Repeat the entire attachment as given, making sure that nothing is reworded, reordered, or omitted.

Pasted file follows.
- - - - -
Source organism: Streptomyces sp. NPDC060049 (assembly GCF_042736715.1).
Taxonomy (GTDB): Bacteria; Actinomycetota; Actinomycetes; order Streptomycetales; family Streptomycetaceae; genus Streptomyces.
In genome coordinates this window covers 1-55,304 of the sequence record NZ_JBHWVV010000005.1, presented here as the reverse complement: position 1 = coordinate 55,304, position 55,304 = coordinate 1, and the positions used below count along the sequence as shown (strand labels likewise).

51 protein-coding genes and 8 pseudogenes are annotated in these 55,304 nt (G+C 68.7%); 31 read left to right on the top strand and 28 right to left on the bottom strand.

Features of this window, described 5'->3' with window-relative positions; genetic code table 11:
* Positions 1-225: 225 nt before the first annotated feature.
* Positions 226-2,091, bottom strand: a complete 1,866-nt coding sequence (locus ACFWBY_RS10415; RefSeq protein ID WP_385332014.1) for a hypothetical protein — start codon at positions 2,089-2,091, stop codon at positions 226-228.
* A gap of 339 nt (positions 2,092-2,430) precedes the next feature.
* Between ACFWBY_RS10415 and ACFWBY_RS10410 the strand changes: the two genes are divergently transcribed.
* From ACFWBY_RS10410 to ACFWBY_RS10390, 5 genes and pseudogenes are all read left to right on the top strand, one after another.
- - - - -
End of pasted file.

Source organism: Streptomyces sp. NPDC060049 (assembly GCF_042736715.1).
Taxonomy (GTDB): Bacteria; Actinomycetota; Actinomycetes; order Streptomycetales; family Streptomycetaceae; genus Streptomyces.
In genome coordinates this window covers 1-55,304 of the sequence record NZ_JBHWVV010000005.1, presented here as the reverse complement: position 1 = coordinate 55,304, position 55,304 = coordinate 1, and the positions used below count along the sequence as shown (strand labels likewise).

51 protein-coding genes and 8 pseudogenes are annotated in these 55,304 nt (G+C 68.7%); 31 read left to right on the top strand and 28 right to left on the bottom strand.

Features of this window, described 5'->3' with window-relative positions; genetic code table 11:
* Positions 1-225: 225 nt before the first annotated feature.
* Positions 226-2,091, bottom strand: a complete 1,866-nt coding sequence (locus ACFWBY_RS10415; RefSeq protein ID WP_385332014.1) for a hypothetical protein — start codon at positions 2,089-2,091, stop codon at positions 226-228.
* A gap of 339 nt (positions 2,092-2,430) precedes the next feature.
* Between ACFWBY_RS10415 and ACFWBY_RS10410 the strand changes: the two genes are divergently transcribed.
* From ACFWBY_RS10410 to ACFWBY_RS10390, 5 genes and pseudogenes are all read left to right on the top strand, one after another.